The chairmen of President Obama's fiscal commission have released a preliminary proposal on how to get the federal budget under control. You can download it yourself at the website or read a summary in any number of media outlets. Rather than rush to publish a verdict, I'm going to take some time with it and, in the spirit of equanimity, merely highlight two specific proposals--one that I like and one that I do not.
The idea I like is to revisit the tax break for home interest mortgage payments--a tax break that is as misguided as it is large. It gives bigger tax reductions to people with more expensive homes. And it skews government resources away from renters, who, on the whole, need more help than homeowners anyway. It's part of a strategy for tax simplification, a goal that responsible members of both parties can embrace.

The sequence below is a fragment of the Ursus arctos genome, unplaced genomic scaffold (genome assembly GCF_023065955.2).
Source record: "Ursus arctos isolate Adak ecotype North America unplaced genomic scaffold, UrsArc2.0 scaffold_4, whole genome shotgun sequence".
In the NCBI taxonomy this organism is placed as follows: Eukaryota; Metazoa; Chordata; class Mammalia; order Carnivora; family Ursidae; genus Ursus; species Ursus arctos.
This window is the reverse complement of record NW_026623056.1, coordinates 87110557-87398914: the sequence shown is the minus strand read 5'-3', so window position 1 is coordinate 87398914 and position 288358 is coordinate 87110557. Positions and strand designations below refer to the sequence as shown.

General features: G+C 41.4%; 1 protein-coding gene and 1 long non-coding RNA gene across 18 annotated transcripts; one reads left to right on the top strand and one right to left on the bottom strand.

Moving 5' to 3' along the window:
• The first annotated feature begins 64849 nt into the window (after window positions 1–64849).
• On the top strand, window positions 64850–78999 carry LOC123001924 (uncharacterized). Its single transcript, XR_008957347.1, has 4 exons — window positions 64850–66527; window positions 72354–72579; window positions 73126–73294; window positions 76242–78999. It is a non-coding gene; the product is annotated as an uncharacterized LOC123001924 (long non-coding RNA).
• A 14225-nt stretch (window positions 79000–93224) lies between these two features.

The idea I don't like? It's actually a number: 21. The two chairmen recommend that, over the long term, the federal government limit both taxes and expenditures to 21 percent of the gross domestic product. I don't know what makes 21 percent a magic number. I do know that taxes and government spending reach 50 percent in Scandinavian countries. Their economies have not suffered, while their societies are more equal and their citizens have more economic security.
Of course, to reach that 21 percent goal, I gather the federal government would have to raise taxes a little and cut spending a lot. That balance--er, lack of balance--is far from ideal.
OK, so that really wasn't so equanimous. But I'm trying to keep an open mind as I read through the report. In the meantime, Ezra Klein has an early take on the report that is, as always, worth reading in full.